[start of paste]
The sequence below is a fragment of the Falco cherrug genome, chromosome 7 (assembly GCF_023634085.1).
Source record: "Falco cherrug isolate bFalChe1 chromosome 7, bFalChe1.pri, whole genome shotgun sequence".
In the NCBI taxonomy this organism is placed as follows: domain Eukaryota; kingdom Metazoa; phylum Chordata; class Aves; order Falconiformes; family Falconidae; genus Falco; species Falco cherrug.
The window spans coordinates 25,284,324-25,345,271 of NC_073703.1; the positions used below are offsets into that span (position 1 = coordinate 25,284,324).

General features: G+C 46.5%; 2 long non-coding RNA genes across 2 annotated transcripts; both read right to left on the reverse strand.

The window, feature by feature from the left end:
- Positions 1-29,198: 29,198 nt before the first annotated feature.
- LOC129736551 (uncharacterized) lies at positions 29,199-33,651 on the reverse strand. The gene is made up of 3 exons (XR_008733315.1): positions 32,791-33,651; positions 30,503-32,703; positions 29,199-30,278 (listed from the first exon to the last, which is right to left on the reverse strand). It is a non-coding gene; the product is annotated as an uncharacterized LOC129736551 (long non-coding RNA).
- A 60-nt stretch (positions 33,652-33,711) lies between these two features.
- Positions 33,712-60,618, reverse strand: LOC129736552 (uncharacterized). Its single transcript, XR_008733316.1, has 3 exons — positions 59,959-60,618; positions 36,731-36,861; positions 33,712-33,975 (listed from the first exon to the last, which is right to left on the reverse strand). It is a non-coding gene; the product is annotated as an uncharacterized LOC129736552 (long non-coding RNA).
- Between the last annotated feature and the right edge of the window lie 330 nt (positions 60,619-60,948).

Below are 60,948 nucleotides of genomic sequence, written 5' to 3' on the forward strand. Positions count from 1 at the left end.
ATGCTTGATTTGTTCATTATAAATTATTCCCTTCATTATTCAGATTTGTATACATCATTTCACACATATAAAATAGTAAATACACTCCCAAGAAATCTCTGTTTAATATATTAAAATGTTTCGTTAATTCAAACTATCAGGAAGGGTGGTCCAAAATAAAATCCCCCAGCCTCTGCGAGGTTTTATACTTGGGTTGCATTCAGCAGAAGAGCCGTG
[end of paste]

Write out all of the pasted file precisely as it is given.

The sequence below is a fragment of the Falco cherrug genome, chromosome 7 (assembly GCF_023634085.1).
Source record: "Falco cherrug isolate bFalChe1 chromosome 7, bFalChe1.pri, whole genome shotgun sequence".
In the NCBI taxonomy this organism is placed as follows: domain Eukaryota; kingdom Metazoa; phylum Chordata; class Aves; order Falconiformes; family Falconidae; genus Falco; species Falco cherrug.
The window spans coordinates 25,284,324-25,345,271 of NC_073703.1; the positions used below are offsets into that span (position 1 = coordinate 25,284,324).

General features: G+C 46.5%; 2 long non-coding RNA genes across 2 annotated transcripts; both read right to left on the reverse strand.

The window, feature by feature from the left end:
- Positions 1-29,198: 29,198 nt before the first annotated feature.
- LOC129736551 (uncharacterized) lies at positions 29,199-33,651 on the reverse strand. The gene is made up of 3 exons (XR_008733315.1): positions 32,791-33,651; positions 30,503-32,703; positions 29,199-30,278 (listed from the first exon to the last, which is right to left on the reverse strand). It is a non-coding gene; the product is annotated as an uncharacterized LOC129736551 (long non-coding RNA).
- A 60-nt stretch (positions 33,652-33,711) lies between these two features.
- Positions 33,712-60,618, reverse strand: LOC129736552 (uncharacterized). Its single transcript, XR_008733316.1, has 3 exons — positions 59,959-60,618; positions 36,731-36,861; positions 33,712-33,975 (listed from the first exon to the last, which is right to left on the reverse strand). It is a non-coding gene; the product is annotated as an uncharacterized LOC129736552 (long non-coding RNA).
- Between the last annotated feature and the right edge of the window lie 330 nt (positions 60,619-60,948).

Below are 60,948 nucleotides of genomic sequence, written 5' to 3' on the forward strand. Positions count from 1 at the left end.
ATGCTTGATTTGTTCATTATAAATTATTCCCTTCATTATTCAGATTTGTATACATCATTTCACACATATAAAATAGTAAATACACTCCCAAGAAATCTCTGTTTAATATATTAAAATGTTTCGTTAATTCAAACTATCAGGAAGGGTGGTCCAAAATAAAATCCCCCAGCCTCTGCGAGGTTTTATACTTGGGTTGCATTCAGCAGAAGAGCCGTG